David Tellier - Cameron Real Estate Group



Posted by David Tellier on 5/17/2018

Want to add your house to the real estate market? If you're operating in a seller's market, you may be able to generate plenty of interest in your house as soon as your residence becomes available.

A seller's market commonly features an abundance of homebuyers and a shortage of home sellers. As such, a home seller who lists a high-quality residence in a seller's market could earn a significant profit.

Operating in a seller's market offers many opportunities for home sellers who prepare accordingly. Lucky for you, we're here to ensure you can get the best price for your residence in a seller's market.

Now, let's take a look at three tips to help you optimize the value of your house in a seller's market.

1. Complete a Home Appraisal

A home appraisal will help you understand your house's strengths and weaknesses. That way, you can perform any home improvement projects before you list your residence. You may be able to boost your chances of a quick property sale too.

Typically, a home appraisal requires just a few hours to complete. A home appraiser will visit your residence and inspect it both inside and out. Then, this appraiser will provide you with a report that details your home's condition.

Review the results of a home appraisal report closely. By doing so, you can prioritize various home improvements and work toward transforming your ordinary residence into one that will stand out in a seller's market.

2. Analyze the Housing Market

How does your residence stack up against comparable houses that are currently available? Examine the housing market to find out.

Evaluate the prices of houses that are similar to your own. This may help you establish a realistic price range for your residence.

Also, look at how long recently sold properties were available before they were purchased. This may help you understand how long it might take for you to get the best price for your residence in a seller's market.

3. Collaborate with a Real Estate Agent

When it comes to selling a home, there is no reason to embark on the property selling journey on your own. Thankfully, real estate agents are available in cities and towns nationwide, and these housing market experts are happy to assist you in any way they can.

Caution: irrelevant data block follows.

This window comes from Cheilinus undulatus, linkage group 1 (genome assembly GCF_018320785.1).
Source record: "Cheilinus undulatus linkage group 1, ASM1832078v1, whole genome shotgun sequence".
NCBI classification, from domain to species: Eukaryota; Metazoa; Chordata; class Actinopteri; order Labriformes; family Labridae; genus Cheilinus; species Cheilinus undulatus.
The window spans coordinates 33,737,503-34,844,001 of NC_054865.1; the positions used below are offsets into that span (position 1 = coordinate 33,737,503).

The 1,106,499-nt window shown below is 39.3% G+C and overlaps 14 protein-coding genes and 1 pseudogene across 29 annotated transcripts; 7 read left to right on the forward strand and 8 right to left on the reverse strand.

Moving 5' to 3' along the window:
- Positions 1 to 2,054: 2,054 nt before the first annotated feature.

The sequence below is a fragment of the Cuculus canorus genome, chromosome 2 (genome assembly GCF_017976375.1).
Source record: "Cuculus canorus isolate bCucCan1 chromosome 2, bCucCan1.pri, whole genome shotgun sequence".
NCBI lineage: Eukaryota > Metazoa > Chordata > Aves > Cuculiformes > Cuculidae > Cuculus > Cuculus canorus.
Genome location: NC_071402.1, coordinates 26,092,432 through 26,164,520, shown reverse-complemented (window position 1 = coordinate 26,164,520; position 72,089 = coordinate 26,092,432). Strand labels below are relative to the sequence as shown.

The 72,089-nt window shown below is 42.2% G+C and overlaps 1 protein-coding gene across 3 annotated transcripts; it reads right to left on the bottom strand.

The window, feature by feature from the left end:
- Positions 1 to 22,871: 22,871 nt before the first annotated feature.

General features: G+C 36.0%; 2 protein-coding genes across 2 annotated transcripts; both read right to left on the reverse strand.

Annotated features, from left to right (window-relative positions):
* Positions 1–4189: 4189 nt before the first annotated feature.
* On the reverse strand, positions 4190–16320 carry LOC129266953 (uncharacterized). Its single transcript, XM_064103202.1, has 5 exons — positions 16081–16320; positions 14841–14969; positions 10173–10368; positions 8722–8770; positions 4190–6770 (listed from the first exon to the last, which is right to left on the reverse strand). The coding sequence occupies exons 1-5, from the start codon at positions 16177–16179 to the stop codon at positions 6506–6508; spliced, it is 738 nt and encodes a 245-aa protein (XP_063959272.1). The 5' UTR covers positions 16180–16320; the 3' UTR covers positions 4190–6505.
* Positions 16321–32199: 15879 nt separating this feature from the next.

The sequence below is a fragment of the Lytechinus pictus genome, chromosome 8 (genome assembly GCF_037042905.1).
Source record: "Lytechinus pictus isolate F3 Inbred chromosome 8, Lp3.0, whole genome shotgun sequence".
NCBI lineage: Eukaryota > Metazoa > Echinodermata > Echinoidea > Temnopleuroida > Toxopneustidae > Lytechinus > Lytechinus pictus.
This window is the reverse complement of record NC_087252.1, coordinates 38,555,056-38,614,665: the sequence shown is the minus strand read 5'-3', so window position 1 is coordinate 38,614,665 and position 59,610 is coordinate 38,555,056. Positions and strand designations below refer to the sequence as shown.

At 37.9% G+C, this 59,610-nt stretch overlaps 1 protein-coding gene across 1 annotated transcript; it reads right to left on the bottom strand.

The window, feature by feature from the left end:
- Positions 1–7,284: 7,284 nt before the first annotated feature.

A real estate agent can provide details about what to expect before you add your residence to a seller's market. He or she will help you plan ahead and ensure your residence features an awe-inspiring exterior and flawless interior that differentiate your property from others.

Moreover, a real estate agent will help you alleviate stress throughout the home selling journey. This housing market professional can respond to your home selling concerns and questions and provide plenty of guidance to help you make informed decisions.

There is no need to leave anything to chance when you list your home in a seller's market. Instead, take advantage of the aforementioned tips, and you should have no trouble stirring up interest in your house.




Categories: Uncategorized  


Posted by David Tellier on 5/16/2018


54 Walnut St, Leominster, MA 01453

Single-Family

$289,900
Price

7
Rooms
3
Beds
1/1
Full/Half Baths
This Lovely Colonial home was built in 1999. It features 3 bedrooms, 1 ½ bath and approximately 1900 sf of living space (including finished basement). It has a Large eat-in kitchen, first floor laundry, Gas fireplace in the living room, finished basement, big 2-car garage, large deck and a fenced in backyard.
Open House
Saturday
May 19 at 10:00 AM to 12:00 PM
Cannot make the Open Houses?
Location: 54 Walnut St, Leominster, MA 01453    Get Directions

Similar Properties





Categories: Open House